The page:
Sexual Fables
This article accompanies the fable
Sacred Prostitute

Strauss' Salomé and Mozart's Idomeneo - more severed heads

Oscar Wilde died in 1900, but Max Reinhardt staged Salomé in 1903 in Berlin to great acclaim, after which came Richard Strauss’ opera of 1905.  It plays to surprisingly strong interest these days, for example the performances at New York’s Metropolitan Opera in early 2004 and September 2008. 

Is it the sight of a troubled teenager serenading a severed head or the Dance of the Seven Veils striptease or the gay undercurrent?  The result is standing ovations, reinforcing the trend in opera of late toward the salacious and the shocking, curiously duplicating the events of a century ago. (Or even earlier if you count Donizetti chopping off the heads of Anne Boleyn (Anna Bolena) and Mary, Queen of Scots (Maria Stuarda) in the 1830s.)

The Met may have got the idea to restage Salomé from Berlin's Deutsche Oper, which staged Mozart's Idomeneo in 2003-2004 with no fewer than four severed heads. They aren't in Mozart's original story of course but in the new version King Idomeneo staggers on stage next to the bloody severed heads of Buddha, Jesus, Poseidon and the Prophet Mohammed, which are sitting on chairs. It was the last of these heads that prompted the opera house to cancel a subsequent production in the Fall of 2006, concerned about the backlash from Muslims. Before eventually reinstating it, the heads made international news when they went missing from the opera house workshops. A spokesperson remarked, "The costume director and the technical director are having a look around, but if they don't turn up, we'll just make new ones..." PR doesn't get any better than this but the opera house is still struggling to stay alive.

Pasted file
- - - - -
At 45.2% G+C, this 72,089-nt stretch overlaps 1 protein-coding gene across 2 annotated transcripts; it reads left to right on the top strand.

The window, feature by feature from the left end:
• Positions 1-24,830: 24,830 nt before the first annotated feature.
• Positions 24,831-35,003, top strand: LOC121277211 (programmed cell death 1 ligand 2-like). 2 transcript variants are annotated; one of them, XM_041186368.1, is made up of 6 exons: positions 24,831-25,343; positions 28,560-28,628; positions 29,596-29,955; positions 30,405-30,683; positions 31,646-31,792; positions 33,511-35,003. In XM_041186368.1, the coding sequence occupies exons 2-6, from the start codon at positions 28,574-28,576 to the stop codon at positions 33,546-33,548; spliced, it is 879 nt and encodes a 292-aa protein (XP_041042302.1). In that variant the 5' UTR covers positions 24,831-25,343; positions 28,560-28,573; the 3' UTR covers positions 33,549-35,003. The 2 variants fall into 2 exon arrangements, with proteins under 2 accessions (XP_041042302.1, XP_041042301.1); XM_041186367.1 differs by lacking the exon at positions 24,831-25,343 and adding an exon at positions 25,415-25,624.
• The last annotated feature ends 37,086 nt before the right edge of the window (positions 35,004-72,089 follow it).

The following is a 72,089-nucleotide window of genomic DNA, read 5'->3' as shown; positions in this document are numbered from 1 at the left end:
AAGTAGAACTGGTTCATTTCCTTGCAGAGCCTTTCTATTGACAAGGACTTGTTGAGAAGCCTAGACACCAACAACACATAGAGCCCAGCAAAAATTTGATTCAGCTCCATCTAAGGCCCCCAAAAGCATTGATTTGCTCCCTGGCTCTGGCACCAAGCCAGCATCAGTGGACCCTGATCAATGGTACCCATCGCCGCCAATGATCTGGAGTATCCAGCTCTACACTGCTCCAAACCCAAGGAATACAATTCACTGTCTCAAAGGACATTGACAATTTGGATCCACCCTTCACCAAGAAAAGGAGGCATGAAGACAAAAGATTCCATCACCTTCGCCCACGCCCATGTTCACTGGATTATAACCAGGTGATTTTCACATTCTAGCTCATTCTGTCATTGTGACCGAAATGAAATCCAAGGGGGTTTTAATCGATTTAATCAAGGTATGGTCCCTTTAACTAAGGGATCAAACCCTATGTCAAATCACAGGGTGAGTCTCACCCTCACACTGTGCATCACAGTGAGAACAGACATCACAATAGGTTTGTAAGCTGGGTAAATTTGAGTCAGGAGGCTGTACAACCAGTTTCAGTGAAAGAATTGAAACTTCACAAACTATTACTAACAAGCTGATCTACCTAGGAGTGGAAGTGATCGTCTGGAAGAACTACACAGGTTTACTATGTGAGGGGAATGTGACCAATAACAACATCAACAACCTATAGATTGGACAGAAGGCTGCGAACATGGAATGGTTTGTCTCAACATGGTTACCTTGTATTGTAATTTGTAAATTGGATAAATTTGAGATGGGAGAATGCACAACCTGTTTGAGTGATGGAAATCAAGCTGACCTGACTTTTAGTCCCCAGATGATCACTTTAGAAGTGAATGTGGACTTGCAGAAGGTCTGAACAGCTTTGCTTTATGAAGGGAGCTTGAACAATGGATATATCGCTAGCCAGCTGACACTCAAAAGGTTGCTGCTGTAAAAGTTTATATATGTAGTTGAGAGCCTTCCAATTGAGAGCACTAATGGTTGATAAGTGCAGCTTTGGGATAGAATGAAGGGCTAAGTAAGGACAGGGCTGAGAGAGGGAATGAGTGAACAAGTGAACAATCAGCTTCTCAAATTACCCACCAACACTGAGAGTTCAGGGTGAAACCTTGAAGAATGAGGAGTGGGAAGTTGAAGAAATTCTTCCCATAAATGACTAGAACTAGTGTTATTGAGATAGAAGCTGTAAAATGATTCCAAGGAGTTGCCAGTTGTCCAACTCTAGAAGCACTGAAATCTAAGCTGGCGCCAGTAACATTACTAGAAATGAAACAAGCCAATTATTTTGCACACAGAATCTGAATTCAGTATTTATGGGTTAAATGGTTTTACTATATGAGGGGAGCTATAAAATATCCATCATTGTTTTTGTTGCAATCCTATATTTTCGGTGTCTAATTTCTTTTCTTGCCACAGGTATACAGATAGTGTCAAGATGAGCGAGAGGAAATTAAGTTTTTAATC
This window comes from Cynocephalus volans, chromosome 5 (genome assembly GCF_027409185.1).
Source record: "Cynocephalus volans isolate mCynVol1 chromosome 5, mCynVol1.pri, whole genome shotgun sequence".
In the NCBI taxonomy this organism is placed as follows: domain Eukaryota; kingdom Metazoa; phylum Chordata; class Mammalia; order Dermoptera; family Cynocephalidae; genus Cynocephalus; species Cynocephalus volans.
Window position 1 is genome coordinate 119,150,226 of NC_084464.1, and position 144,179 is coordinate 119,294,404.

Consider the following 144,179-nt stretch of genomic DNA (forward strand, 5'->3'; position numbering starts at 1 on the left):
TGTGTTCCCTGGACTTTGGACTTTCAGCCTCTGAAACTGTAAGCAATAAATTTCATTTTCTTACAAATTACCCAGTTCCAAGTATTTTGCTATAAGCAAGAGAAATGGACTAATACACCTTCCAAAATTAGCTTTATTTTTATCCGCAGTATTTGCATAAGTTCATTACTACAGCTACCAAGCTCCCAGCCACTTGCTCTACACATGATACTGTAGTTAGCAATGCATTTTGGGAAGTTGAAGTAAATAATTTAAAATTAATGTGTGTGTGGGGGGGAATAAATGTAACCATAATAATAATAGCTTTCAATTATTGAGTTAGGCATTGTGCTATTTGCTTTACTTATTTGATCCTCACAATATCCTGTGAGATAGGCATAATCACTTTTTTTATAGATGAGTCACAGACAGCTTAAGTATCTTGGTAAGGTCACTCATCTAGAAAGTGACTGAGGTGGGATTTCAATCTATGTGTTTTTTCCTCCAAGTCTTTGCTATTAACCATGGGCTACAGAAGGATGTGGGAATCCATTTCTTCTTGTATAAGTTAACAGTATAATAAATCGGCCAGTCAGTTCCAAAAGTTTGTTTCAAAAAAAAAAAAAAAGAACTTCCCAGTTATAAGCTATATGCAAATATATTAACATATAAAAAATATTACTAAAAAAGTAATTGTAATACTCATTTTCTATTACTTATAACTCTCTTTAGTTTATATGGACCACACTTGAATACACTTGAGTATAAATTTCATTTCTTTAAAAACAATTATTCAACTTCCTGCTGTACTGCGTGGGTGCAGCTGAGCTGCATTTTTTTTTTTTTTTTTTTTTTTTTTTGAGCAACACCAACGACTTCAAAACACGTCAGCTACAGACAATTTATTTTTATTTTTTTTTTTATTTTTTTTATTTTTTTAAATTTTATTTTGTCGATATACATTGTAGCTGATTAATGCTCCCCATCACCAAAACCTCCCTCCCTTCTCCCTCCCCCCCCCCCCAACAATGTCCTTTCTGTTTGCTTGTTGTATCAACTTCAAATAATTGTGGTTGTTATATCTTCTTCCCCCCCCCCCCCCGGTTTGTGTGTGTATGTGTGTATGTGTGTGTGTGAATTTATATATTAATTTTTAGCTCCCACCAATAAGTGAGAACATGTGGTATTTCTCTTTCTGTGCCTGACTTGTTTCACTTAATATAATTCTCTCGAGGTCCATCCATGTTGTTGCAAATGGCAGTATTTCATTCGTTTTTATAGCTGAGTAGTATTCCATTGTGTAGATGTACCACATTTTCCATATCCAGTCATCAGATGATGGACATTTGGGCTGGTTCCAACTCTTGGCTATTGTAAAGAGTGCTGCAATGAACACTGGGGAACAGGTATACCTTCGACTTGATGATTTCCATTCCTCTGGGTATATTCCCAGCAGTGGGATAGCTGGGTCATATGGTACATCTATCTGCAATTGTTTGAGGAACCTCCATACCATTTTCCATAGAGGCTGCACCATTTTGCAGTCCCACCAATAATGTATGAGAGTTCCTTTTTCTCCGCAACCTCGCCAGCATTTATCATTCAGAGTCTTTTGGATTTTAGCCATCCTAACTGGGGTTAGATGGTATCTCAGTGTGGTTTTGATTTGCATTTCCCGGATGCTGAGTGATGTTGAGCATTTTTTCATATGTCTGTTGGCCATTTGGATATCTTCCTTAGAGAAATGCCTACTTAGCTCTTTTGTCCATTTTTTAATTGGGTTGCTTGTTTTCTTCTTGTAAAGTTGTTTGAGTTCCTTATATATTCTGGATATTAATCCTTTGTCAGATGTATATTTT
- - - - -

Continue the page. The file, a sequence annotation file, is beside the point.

The painting below of Salomé is by French Symbolist painter Gustave Moreau in 1871.


A severed head also puts in an appearance at the critical moment of Euripides' The Bacchae, another play that has been the subject of visionary (camped up) interpretations in the last decade.

The highlight of the play - and one of the reasons it could never be performed until late in the 19th century - when Nietzsche helped rehabilitate it - is that in the wildest scenes the women run amok sexually under the spell of Bacchus (Dionysus). This painting captures them at rest. Regrettably there are no famous paintings of the Bacchae in action (i.e.tearing animals apart in a sexual frenzy and murdering the King).

Polish sculptor Igor Mitoraj has included John the Baptist's head in his celebrated works of art that appear in various cities. The head shown below appears in Rome's basilica of Santa Maria degli Angeli e dei Martiri. The shroud-like bandaging appears in several of his sculptures and the symbolism appears to say that we are all damaged or in bondage in one way or another. Life is beautiful but fragile...


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